When is a research question not a research question?
Nancy E. Mayo, Miho Asano, Skye Pamela Barbic
School of Physical and Occupational Therapy and Department of Epidemiology and Biostatistics and Occupational Health, Faculty of Medicine, McGill University, Montreal, Quebec, H3A-1A1, Canada. E-mail: firstname.lastname@example.org
Background: Research is undertaken to answer important questions yet often the question is poorly expressed and lacks information on the population, the exposure or intervention, the comparison, and the outcome. An optimal research question sets out what the investigator wants to know, not what the investigator might do, nor what the results of the study might ultimately contribute.
Objective: The purpose of this paper is to estimate the extent to which rehabilitation scientists optimally define their research questions.
Methods: A cross-sectional survey of the rehabilitation research articles published during 2008. Two raters independently rated each question according to pre-specified criteria; a third rater adjudicated all discrepant ratings.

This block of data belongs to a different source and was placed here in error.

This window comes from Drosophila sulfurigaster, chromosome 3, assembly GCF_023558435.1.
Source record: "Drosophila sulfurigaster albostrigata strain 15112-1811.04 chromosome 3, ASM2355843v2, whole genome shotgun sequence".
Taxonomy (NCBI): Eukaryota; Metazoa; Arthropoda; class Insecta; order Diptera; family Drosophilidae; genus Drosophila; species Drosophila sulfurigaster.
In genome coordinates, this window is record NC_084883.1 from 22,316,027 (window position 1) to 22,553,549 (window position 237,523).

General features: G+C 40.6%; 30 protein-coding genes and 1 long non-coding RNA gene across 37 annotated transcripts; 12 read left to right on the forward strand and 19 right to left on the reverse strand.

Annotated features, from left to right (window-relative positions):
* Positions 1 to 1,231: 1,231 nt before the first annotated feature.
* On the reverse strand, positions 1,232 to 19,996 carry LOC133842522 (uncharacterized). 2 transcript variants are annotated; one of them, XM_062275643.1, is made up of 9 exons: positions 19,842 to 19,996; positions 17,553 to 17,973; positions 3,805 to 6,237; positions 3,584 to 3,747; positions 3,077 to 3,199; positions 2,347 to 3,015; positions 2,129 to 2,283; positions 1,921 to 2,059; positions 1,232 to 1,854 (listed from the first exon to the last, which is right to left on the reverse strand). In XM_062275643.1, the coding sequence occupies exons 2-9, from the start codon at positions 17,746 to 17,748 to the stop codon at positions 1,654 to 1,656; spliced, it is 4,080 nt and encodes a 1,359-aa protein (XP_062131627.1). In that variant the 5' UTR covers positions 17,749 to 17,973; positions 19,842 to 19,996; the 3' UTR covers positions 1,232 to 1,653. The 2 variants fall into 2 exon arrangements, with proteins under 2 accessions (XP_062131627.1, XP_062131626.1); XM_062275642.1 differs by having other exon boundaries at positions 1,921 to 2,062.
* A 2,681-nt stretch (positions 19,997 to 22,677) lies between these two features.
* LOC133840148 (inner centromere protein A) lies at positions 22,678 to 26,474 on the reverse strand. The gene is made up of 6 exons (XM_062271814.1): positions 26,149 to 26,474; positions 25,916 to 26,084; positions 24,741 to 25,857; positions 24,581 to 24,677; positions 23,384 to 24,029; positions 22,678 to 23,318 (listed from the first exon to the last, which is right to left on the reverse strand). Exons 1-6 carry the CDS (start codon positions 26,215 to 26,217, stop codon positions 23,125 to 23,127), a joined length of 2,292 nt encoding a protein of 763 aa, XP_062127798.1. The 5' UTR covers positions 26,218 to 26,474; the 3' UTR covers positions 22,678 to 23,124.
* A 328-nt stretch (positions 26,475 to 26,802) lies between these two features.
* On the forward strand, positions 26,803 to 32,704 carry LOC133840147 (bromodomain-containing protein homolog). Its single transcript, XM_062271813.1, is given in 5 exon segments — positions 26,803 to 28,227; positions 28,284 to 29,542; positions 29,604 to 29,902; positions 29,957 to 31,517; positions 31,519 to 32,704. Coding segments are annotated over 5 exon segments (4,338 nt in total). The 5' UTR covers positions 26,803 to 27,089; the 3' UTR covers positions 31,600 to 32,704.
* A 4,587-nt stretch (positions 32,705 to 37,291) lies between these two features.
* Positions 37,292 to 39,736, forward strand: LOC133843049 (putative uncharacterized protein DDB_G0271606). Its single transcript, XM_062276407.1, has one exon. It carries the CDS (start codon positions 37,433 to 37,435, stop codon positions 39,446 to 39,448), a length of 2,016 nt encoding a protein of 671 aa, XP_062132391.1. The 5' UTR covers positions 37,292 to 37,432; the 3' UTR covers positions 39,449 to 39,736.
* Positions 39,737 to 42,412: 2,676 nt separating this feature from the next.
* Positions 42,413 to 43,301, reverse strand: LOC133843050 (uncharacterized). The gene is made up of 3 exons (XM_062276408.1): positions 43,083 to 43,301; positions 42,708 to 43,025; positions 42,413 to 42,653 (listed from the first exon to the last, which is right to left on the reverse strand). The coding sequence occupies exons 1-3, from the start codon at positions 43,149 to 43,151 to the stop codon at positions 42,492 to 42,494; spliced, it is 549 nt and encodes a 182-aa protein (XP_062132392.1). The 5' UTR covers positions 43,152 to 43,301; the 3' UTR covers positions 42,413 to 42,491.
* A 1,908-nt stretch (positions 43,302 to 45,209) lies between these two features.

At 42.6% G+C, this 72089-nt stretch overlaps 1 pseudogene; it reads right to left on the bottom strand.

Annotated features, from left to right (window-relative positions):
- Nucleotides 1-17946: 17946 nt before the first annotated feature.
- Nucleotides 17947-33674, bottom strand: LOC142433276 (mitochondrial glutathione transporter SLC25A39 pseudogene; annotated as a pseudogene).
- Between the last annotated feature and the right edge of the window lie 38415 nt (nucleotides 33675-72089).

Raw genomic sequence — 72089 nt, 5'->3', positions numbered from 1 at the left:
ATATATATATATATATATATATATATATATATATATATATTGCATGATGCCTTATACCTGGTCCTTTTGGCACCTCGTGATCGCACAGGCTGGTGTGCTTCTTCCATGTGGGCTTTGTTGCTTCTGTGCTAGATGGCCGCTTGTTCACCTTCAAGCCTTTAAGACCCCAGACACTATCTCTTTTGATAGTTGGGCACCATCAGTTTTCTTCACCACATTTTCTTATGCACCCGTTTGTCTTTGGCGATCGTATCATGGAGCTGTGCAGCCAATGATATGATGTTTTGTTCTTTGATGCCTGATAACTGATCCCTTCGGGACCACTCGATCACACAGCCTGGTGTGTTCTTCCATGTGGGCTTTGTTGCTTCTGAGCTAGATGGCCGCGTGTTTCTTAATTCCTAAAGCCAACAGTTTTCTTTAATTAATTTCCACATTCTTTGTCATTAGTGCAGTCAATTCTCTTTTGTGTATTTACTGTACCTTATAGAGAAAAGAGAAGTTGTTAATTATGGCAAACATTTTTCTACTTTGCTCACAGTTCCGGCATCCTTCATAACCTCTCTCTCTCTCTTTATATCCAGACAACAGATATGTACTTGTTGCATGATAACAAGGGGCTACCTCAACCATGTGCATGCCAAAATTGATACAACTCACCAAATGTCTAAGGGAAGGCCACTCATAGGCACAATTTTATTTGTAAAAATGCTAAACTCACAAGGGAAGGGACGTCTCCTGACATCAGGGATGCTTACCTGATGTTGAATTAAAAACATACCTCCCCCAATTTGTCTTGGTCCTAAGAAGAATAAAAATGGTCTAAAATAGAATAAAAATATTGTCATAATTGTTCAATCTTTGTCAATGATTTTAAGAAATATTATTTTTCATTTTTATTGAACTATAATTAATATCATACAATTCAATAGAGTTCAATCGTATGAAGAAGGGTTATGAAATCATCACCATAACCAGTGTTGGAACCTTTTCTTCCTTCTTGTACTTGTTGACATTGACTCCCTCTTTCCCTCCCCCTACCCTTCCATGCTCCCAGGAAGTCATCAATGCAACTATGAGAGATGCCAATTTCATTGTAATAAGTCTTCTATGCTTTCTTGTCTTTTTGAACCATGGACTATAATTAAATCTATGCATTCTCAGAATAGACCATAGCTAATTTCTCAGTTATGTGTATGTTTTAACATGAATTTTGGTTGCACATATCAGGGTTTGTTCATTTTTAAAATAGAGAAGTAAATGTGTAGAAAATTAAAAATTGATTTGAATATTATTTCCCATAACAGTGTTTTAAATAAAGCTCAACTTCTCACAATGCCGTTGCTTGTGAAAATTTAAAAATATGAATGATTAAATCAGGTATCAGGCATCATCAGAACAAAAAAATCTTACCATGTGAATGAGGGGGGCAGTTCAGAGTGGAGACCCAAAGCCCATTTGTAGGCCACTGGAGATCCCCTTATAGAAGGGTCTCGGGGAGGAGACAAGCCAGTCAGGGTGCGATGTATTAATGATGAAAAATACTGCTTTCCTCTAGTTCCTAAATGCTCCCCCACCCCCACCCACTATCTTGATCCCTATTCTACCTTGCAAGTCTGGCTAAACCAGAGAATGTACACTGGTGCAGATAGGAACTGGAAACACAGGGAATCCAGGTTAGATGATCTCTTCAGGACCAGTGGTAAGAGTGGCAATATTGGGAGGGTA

Results: The proportion of the 258 articles with a question formulated as methods or expected contribution and not as what knowledge was being sought was 65%; 30% of questions required reworking. The designs which most often had poorly formulated research questions were randomized trials, cross-sectional and measurement studies.
Conclusion: Formulating the research question is not purely a semantic concern. When the question is poorly formulated, the design, analysis, sample size calculations, and presentation of results may not be optimal. The gap between research and clinical practice could be bridged by a clear, complete, and informative research question.
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